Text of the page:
I’ve been noticing a lot of “gurus” popping up lately. Mainly, I see them in my Facebook News Feed as paid advertising.
They are people I’ve never heard of, which doesn’t necessarily mean they don’t have something of value to give. But when it comes to experts, I’m very careful about the people I follow for advice.
I’ve evaluated what makes me gravitate toward one expert over another. Here are a few qualifications I look for:
A Proven Track Record
If a person is coaching others to succeed, what success has she or he already experienced? For instance, if a person wants me to buy their coaching products on marketing my business, has she successfully marketed someone else’s business? Too many “gurus” claim they’re successful but they just may be successful with gaming the system or duping people into buying their poor quality products.
For any expert, I look at their background history. Do they have a degree in the field? Additional training that helped them learn the ropes? Are there testimonials from clients who share the results of the expert’s advice?
Years ago, a well-known marketer was heavily criticized for his lack of marketing experience. He came from a technology background. I believe one can learn about marketing through self-study, but I did review his site. Although he partnered with someone else to produce a product, the expertise just didn’t ring true enough for me. Plus, I attended a free webinar and this marketer didn’t offer anything I didn’t already know how to do.
Which brings me to a sub-point of this qualification: no matter how popular someone may be, if what they’re teaching is something you already know, don’t waste your money on their books, tapes, and seminars. Find someone who will stretch you.
Outstanding Customer Service
Any expert who touts their products and services with grand claims had better have grand customer service. If they can’t be bothered to help a customer out after a product or service is purchased, then I’m not going to trust them. This happened with the web developers of my former WordPress theme. They had a support forum but after a WordPress update brought in complaints their theme was now broken, they suddenly went silent. After repeated attempts to get my issue resolved, I dumped the theme and bought a new one.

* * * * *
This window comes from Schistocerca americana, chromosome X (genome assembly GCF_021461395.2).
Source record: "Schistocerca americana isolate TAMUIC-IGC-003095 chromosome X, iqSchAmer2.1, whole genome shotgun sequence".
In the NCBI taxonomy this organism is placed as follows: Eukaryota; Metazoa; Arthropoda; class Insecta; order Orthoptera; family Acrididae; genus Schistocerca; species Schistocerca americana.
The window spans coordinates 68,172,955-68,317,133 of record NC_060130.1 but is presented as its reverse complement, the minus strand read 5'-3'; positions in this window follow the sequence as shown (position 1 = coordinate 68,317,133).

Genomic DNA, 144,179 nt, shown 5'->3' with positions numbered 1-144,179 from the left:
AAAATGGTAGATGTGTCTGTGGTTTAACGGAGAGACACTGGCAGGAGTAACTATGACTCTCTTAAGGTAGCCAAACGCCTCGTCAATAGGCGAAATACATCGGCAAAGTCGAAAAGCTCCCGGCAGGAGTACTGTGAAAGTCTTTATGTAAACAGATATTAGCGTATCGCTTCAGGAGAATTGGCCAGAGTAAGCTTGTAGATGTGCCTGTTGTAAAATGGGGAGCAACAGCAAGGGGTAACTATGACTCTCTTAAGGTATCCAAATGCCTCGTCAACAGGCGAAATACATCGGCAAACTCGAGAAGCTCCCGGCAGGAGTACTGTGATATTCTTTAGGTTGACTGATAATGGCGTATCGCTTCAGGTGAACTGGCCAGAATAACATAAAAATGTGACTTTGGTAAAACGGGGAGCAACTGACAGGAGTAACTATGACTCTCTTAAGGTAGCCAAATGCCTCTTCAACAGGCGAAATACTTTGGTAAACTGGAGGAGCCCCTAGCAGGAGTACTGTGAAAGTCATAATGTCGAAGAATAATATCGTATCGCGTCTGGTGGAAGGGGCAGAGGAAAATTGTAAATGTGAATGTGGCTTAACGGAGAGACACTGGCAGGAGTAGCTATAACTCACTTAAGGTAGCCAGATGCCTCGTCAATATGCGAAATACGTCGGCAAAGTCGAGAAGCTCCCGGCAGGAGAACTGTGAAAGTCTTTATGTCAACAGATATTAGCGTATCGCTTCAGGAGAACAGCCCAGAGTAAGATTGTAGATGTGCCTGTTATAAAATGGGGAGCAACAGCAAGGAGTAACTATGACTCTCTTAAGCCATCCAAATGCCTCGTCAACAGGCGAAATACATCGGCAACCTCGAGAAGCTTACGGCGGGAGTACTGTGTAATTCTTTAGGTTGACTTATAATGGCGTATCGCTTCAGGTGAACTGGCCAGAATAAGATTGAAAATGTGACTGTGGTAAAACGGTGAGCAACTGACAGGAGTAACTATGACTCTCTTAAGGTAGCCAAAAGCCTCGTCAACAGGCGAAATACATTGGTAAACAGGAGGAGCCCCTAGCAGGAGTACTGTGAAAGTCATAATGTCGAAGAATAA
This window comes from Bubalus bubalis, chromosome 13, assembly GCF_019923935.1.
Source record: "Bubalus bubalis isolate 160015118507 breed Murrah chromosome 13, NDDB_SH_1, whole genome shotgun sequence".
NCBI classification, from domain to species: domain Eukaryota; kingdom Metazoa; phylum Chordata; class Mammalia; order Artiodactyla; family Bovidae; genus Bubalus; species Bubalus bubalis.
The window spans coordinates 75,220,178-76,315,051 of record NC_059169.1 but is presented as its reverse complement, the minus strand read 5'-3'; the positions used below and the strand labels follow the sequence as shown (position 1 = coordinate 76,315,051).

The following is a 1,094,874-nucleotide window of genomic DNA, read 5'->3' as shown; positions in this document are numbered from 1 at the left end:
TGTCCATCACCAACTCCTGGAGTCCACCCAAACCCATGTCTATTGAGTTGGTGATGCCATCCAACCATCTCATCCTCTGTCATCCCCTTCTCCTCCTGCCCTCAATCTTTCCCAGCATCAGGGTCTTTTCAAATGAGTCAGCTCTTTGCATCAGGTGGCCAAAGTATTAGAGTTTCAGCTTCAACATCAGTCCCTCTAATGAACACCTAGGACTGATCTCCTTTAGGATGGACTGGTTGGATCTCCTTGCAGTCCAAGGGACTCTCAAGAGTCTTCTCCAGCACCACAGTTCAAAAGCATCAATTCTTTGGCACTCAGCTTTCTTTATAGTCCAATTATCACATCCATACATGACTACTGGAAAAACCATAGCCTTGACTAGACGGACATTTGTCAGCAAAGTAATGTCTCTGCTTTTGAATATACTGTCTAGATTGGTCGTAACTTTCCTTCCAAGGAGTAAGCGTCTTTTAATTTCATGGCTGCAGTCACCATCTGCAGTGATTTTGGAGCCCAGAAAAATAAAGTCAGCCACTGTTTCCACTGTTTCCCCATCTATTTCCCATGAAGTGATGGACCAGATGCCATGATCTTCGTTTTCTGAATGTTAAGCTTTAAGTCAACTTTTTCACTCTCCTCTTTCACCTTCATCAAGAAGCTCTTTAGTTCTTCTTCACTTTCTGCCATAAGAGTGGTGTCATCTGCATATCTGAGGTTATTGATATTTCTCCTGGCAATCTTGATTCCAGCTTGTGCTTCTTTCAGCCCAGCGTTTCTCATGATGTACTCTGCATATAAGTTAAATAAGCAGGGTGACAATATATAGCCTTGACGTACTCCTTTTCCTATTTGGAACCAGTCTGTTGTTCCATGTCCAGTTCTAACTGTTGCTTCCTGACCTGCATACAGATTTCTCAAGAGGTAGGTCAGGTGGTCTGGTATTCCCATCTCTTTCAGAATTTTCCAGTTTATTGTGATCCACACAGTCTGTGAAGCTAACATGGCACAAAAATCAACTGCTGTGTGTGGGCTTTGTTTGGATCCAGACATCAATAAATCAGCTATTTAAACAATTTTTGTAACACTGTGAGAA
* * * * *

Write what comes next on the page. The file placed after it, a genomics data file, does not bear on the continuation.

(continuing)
Also, if there’s a clear offer for a money-back guarantee and when you ask for it, you get the runaround, then you know this isn’t the type of person you want to be following.
There are plenty of copywriters who are hawking their own programs. But there are a few who fail to understand an important concept that they (usually) use for their own clients: The guarantee.
Some, like Ben Settle, are very forthcoming about not offering a guarantee and why. But for those who do offer a guarantee but don’t honor it, the consequences can be severe. I know of a few that I refuse to give my business to because I’ve read the negative reviews. There always will be a few folks who aren’t happy no matter how hard you try to please them. But if you search for testimonials for a particular expert and keep finding horror stories, avoid them.
A Quality Product or Service
It’s nice when I discover someone who knows their stuff and has outstanding customer service. But I’m also looking for quality.
Are their products well made? Is there a professional touch to what they produce? Is their information well organized? I love it when someone went to the trouble of designing their products or services creatively.